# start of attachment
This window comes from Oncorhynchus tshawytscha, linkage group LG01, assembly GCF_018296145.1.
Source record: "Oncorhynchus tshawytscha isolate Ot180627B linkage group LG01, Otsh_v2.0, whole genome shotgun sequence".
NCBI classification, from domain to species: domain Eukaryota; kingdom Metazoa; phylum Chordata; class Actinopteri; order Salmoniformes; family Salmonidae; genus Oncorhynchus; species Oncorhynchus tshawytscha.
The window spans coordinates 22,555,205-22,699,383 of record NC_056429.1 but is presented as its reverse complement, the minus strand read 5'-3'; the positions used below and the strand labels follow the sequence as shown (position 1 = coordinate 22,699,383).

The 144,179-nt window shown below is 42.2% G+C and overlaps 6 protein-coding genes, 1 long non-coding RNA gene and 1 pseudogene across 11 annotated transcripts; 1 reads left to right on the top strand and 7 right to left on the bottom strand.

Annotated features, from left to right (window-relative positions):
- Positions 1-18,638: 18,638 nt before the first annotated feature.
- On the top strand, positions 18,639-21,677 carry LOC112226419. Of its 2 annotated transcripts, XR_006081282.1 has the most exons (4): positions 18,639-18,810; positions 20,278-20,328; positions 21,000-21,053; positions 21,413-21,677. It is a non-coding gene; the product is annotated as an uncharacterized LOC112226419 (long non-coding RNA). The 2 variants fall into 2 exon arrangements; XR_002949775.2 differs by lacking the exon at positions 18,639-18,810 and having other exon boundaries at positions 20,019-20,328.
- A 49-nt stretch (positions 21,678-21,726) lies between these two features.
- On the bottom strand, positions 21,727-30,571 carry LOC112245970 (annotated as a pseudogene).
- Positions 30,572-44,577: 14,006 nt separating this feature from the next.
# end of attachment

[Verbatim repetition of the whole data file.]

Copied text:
This window comes from Oncorhynchus tshawytscha, linkage group LG01, assembly GCF_018296145.1.
Source record: "Oncorhynchus tshawytscha isolate Ot180627B linkage group LG01, Otsh_v2.0, whole genome shotgun sequence".
NCBI classification, from domain to species: domain Eukaryota; kingdom Metazoa; phylum Chordata; class Actinopteri; order Salmoniformes; family Salmonidae; genus Oncorhynchus; species Oncorhynchus tshawytscha.
The window spans coordinates 22,555,205-22,699,383 of record NC_056429.1 but is presented as its reverse complement, the minus strand read 5'-3'; the positions used below and the strand labels follow the sequence as shown (position 1 = coordinate 22,699,383).

The 144,179-nt window shown below is 42.2% G+C and overlaps 6 protein-coding genes, 1 long non-coding RNA gene and 1 pseudogene across 11 annotated transcripts; 1 reads left to right on the top strand and 7 right to left on the bottom strand.

Annotated features, from left to right (window-relative positions):
- Positions 1-18,638: 18,638 nt before the first annotated feature.
- On the top strand, positions 18,639-21,677 carry LOC112226419. Of its 2 annotated transcripts, XR_006081282.1 has the most exons (4): positions 18,639-18,810; positions 20,278-20,328; positions 21,000-21,053; positions 21,413-21,677. It is a non-coding gene; the product is annotated as an uncharacterized LOC112226419 (long non-coding RNA). The 2 variants fall into 2 exon arrangements; XR_002949775.2 differs by lacking the exon at positions 18,639-18,810 and having other exon boundaries at positions 20,019-20,328.
- A 49-nt stretch (positions 21,678-21,726) lies between these two features.
- On the bottom strand, positions 21,727-30,571 carry LOC112245970 (annotated as a pseudogene).
- Positions 30,572-44,577: 14,006 nt separating this feature from the next.